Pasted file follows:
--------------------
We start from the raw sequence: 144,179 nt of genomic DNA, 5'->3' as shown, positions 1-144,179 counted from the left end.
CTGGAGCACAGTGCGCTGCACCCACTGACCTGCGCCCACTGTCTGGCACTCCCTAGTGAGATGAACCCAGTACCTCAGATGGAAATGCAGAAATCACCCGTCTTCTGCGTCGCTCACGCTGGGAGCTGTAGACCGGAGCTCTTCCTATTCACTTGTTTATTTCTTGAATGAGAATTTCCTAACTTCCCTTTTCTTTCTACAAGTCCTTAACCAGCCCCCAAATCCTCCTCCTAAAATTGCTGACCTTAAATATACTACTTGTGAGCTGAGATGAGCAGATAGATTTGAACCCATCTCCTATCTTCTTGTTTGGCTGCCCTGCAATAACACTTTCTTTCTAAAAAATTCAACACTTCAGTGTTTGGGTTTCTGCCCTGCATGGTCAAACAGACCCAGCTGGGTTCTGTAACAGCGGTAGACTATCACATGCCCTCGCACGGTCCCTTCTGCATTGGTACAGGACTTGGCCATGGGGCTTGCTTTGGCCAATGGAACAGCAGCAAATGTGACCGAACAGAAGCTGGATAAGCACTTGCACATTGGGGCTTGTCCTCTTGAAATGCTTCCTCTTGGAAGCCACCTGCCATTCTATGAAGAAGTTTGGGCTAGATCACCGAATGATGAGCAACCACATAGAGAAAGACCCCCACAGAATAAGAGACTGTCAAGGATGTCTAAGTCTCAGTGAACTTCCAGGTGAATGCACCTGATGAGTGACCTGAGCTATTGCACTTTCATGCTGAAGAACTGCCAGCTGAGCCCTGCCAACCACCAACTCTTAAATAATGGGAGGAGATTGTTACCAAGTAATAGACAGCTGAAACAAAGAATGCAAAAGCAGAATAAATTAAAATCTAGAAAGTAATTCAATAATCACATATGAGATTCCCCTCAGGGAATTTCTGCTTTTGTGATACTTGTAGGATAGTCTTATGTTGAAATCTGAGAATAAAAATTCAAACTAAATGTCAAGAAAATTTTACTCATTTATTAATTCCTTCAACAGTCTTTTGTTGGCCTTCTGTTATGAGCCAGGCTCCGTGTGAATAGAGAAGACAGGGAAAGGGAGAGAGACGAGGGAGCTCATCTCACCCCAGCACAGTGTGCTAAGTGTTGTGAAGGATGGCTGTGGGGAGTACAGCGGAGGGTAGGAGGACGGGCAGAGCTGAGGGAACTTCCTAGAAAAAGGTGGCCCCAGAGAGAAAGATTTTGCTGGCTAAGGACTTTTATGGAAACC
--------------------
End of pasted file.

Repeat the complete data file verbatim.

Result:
We start from the raw sequence: 144,179 nt of genomic DNA, 5'->3' as shown, positions 1-144,179 counted from the left end.
CTGGAGCACAGTGCGCTGCACCCACTGACCTGCGCCCACTGTCTGGCACTCCCTAGTGAGATGAACCCAGTACCTCAGATGGAAATGCAGAAATCACCCGTCTTCTGCGTCGCTCACGCTGGGAGCTGTAGACCGGAGCTCTTCCTATTCACTTGTTTATTTCTTGAATGAGAATTTCCTAACTTCCCTTTTCTTTCTACAAGTCCTTAACCAGCCCCCAAATCCTCCTCCTAAAATTGCTGACCTTAAATATACTACTTGTGAGCTGAGATGAGCAGATAGATTTGAACCCATCTCCTATCTTCTTGTTTGGCTGCCCTGCAATAACACTTTCTTTCTAAAAAATTCAACACTTCAGTGTTTGGGTTTCTGCCCTGCATGGTCAAACAGACCCAGCTGGGTTCTGTAACAGCGGTAGACTATCACATGCCCTCGCACGGTCCCTTCTGCATTGGTACAGGACTTGGCCATGGGGCTTGCTTTGGCCAATGGAACAGCAGCAAATGTGACCGAACAGAAGCTGGATAAGCACTTGCACATTGGGGCTTGTCCTCTTGAAATGCTTCCTCTTGGAAGCCACCTGCCATTCTATGAAGAAGTTTGGGCTAGATCACCGAATGATGAGCAACCACATAGAGAAAGACCCCCACAGAATAAGAGACTGTCAAGGATGTCTAAGTCTCAGTGAACTTCCAGGTGAATGCACCTGATGAGTGACCTGAGCTATTGCACTTTCATGCTGAAGAACTGCCAGCTGAGCCCTGCCAACCACCAACTCTTAAATAATGGGAGGAGATTGTTACCAAGTAATAGACAGCTGAAACAAAGAATGCAAAAGCAGAATAAATTAAAATCTAGAAAGTAATTCAATAATCACATATGAGATTCCCCTCAGGGAATTTCTGCTTTTGTGATACTTGTAGGATAGTCTTATGTTGAAATCTGAGAATAAAAATTCAAACTAAATGTCAAGAAAATTTTACTCATTTATTAATTCCTTCAACAGTCTTTTGTTGGCCTTCTGTTATGAGCCAGGCTCCGTGTGAATAGAGAAGACAGGGAAAGGGAGAGAGACGAGGGAGCTCATCTCACCCCAGCACAGTGTGCTAAGTGTTGTGAAGGATGGCTGTGGGGAGTACAGCGGAGGGTAGGAGGACGGGCAGAGCTGAGGGAACTTCCTAGAAAAAGGTGGCCCCAGAGAGAAAGATTTTGCTGGCTAAGGACTTTTATGGAAACC